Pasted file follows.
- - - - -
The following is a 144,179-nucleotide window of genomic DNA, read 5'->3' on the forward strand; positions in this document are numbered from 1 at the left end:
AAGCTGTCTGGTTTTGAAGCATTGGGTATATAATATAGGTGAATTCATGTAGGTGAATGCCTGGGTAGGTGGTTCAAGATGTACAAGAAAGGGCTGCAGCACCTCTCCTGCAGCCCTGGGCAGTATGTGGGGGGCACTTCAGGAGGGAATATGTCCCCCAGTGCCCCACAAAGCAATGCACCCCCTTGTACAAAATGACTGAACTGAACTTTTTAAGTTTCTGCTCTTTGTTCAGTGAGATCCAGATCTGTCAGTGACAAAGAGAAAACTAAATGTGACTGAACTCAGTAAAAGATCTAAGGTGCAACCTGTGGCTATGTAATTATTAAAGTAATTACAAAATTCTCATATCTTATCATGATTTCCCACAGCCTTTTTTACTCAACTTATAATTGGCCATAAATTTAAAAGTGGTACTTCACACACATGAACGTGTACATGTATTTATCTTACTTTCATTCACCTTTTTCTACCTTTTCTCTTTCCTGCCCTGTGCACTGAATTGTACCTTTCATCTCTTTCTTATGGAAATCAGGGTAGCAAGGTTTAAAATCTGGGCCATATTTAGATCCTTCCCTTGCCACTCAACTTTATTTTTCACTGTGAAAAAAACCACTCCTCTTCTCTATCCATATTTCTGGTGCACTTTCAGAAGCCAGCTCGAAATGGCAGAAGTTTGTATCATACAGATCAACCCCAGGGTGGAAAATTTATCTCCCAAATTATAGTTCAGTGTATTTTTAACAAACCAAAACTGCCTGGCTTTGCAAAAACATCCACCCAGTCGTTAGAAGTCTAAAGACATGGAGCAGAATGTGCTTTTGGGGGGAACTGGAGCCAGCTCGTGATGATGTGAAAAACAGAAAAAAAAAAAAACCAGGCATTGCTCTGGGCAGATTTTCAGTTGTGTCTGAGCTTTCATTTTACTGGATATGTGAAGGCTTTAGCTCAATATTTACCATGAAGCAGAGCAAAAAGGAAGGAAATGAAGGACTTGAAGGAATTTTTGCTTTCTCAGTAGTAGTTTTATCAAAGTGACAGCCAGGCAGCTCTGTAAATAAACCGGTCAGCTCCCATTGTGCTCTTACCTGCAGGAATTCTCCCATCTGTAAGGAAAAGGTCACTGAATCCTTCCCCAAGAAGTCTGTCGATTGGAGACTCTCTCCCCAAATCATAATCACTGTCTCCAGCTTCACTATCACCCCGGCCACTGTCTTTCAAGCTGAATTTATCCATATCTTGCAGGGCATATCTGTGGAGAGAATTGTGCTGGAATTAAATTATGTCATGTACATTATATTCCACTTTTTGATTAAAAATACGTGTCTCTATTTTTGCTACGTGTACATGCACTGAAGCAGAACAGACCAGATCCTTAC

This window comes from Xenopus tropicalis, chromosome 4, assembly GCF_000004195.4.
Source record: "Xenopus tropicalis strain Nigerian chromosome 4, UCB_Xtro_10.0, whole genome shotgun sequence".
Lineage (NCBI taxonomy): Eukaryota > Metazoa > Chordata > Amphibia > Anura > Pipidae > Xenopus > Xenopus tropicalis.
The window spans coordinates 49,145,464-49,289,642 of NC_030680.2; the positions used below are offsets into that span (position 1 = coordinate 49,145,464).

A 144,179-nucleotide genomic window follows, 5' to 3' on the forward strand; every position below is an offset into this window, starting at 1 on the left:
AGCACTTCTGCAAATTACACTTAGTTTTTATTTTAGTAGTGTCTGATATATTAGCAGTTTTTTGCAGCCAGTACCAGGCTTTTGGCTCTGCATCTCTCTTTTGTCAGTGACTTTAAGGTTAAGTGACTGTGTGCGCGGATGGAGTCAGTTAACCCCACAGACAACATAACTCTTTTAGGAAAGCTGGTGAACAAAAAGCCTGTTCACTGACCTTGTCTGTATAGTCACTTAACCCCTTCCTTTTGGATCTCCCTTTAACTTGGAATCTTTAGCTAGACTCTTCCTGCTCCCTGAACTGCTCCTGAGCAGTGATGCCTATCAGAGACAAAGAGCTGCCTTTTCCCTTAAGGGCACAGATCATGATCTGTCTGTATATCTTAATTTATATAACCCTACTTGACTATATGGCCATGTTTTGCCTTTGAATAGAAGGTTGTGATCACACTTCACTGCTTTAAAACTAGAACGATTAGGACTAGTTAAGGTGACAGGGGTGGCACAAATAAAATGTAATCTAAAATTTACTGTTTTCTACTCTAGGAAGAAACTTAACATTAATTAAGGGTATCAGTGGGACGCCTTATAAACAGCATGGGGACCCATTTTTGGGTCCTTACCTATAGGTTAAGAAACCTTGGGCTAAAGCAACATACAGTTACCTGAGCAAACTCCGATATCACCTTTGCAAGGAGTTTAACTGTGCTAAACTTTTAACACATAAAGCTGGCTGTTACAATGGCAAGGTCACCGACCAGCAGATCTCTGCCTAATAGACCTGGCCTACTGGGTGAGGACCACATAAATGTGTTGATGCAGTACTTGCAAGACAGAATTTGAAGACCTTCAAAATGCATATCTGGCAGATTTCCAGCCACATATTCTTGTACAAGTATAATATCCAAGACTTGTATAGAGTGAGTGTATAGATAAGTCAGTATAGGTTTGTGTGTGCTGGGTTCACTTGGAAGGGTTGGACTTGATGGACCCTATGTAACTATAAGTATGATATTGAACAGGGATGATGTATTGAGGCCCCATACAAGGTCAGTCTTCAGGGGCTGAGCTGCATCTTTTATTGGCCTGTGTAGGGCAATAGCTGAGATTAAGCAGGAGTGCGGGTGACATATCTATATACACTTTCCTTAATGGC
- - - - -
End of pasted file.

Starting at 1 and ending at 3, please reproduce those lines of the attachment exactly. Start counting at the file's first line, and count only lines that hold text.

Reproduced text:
The following is a 144,179-nucleotide window of genomic DNA, read 5'->3' on the forward strand; positions in this document are numbered from 1 at the left end:
AAGCTGTCTGGTTTTGAAGCATTGGGTATATAATATAGGTGAATTCATGTAGGTGAATGCCTGGGTAGGTGGTTCAAGATGTACAAGAAAGGGCTGCAGCACCTCTCCTGCAGCCCTGGGCAGTATGTGGGGGGCACTTCAGGAGGGAATATGTCCCCCAGTGCCCCACAAAGCAATGCACCCCCTTGTACAAAATGACTGAACTGAACTTTTTAAGTTTCTGCTCTTTGTTCAGTGAGATCCAGATCTGTCAGTGACAAAGAGAAAACTAAATGTGACTGAACTCAGTAAAAGATCTAAGGTGCAACCTGTGGCTATGTAATTATTAAAGTAATTACAAAATTCTCATATCTTATCATGATTTCCCACAGCCTTTTTTACTCAACTTATAATTGGCCATAAATTTAAAAGTGGTACTTCACACACATGAACGTGTACATGTATTTATCTTACTTTCATTCACCTTTTTCTACCTTTTCTCTTTCCTGCCCTGTGCACTGAATTGTACCTTTCATCTCTTTCTTATGGAAATCAGGGTAGCAAGGTTTAAAATCTGGGCCATATTTAGATCCTTCCCTTGCCACTCAACTTTATTTTTCACTGTGAAAAAAACCACTCCTCTTCTCTATCCATATTTCTGGTGCACTTTCAGAAGCCAGCTCGAAATGGCAGAAGTTTGTATCATACAGATCAACCCCAGGGTGGAAAATTTATCTCCCAAATTATAGTTCAGTGTATTTTTAACAAACCAAAACTGCCTGGCTTTGCAAAAACATCCACCCAGTCGTTAGAAGTCTAAAGACATGGAGCAGAATGTGCTTTTGGGGGGAACTGGAGCCAGCTCGTGATGATGTGAAAAACAGAAAAAAAAAAAAACCAGGCATTGCTCTGGGCAGATTTTCAGTTGTGTCTGAGCTTTCATTTTACTGGATATGTGAAGGCTTTAGCTCAATATTTACCATGAAGCAGAGCAAAAAGGAAGGAAATGAAGGACTTGAAGGAATTTTTGCTTTCTCAGTAGTAGTTTTATCAAAGTGACAGCCAGGCAGCTCTGTAAATAAACCGGTCAGCTCCCATTGTGCTCTTACCTGCAGGAATTCTCCCATCTGTAAGGAAAAGGTCACTGAATCCTTCCCCAAGAAGTCTGTCGATTGGAGACTCTCTCCCCAAATCATAATCACTGTCTCCAGCTTCACTATCACCCCGGCCACTGTCTTTCAAGCTGAATTTATCCATATCTTGCAGGGCATATCTGTGGAGAGAATTGTGCTGGAATTAAATTATGTCATGTACATTATATTCCACTTTTTGATTAAAAATACGTGTCTCTATTTTTGCTACGTGTACATGCACTGAAGCAGAACAGACCAGATCCTTAC

This window comes from Xenopus tropicalis, chromosome 4, assembly GCF_000004195.4.